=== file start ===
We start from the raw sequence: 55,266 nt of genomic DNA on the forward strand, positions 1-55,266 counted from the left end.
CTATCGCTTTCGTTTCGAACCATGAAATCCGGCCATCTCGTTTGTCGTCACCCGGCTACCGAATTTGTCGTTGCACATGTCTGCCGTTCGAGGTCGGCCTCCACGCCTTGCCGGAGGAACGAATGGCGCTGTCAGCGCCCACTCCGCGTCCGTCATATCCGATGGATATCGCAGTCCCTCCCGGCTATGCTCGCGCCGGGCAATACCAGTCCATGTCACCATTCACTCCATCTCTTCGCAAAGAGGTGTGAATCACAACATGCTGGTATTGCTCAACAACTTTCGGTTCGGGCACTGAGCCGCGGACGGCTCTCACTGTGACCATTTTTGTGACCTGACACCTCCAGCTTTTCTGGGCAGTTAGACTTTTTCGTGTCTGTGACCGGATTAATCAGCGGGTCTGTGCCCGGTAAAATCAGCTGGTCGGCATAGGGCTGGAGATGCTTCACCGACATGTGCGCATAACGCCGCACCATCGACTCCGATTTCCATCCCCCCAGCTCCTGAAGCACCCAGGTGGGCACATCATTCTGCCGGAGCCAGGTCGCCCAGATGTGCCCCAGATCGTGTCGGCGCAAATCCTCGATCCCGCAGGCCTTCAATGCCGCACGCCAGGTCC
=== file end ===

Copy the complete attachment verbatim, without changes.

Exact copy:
We start from the raw sequence: 55,266 nt of genomic DNA on the forward strand, positions 1-55,266 counted from the left end.
CTATCGCTTTCGTTTCGAACCATGAAATCCGGCCATCTCGTTTGTCGTCACCCGGCTACCGAATTTGTCGTTGCACATGTCTGCCGTTCGAGGTCGGCCTCCACGCCTTGCCGGAGGAACGAATGGCGCTGTCAGCGCCCACTCCGCGTCCGTCATATCCGATGGATATCGCAGTCCCTCCCGGCTATGCTCGCGCCGGGCAATACCAGTCCATGTCACCATTCACTCCATCTCTTCGCAAAGAGGTGTGAATCACAACATGCTGGTATTGCTCAACAACTTTCGGTTCGGGCACTGAGCCGCGGACGGCTCTCACTGTGACCATTTTTGTGACCTGACACCTCCAGCTTTTCTGGGCAGTTAGACTTTTTCGTGTCTGTGACCGGATTAATCAGCGGGTCTGTGCCCGGTAAAATCAGCTGGTCGGCATAGGGCTGGAGATGCTTCACCGACATGTGCGCATAACGCCGCACCATCGACTCCGATTTCCATCCCCCCAGCTCCTGAAGCACCCAGGTGGGCACATCATTCTGCCGGAGCCAGGTCGCCCAGATGTGCCCCAGATCGTGTCGGCGCAAATCCTCGATCCCGCAGGCCTTCAATGCCGCACGCCAGGTCC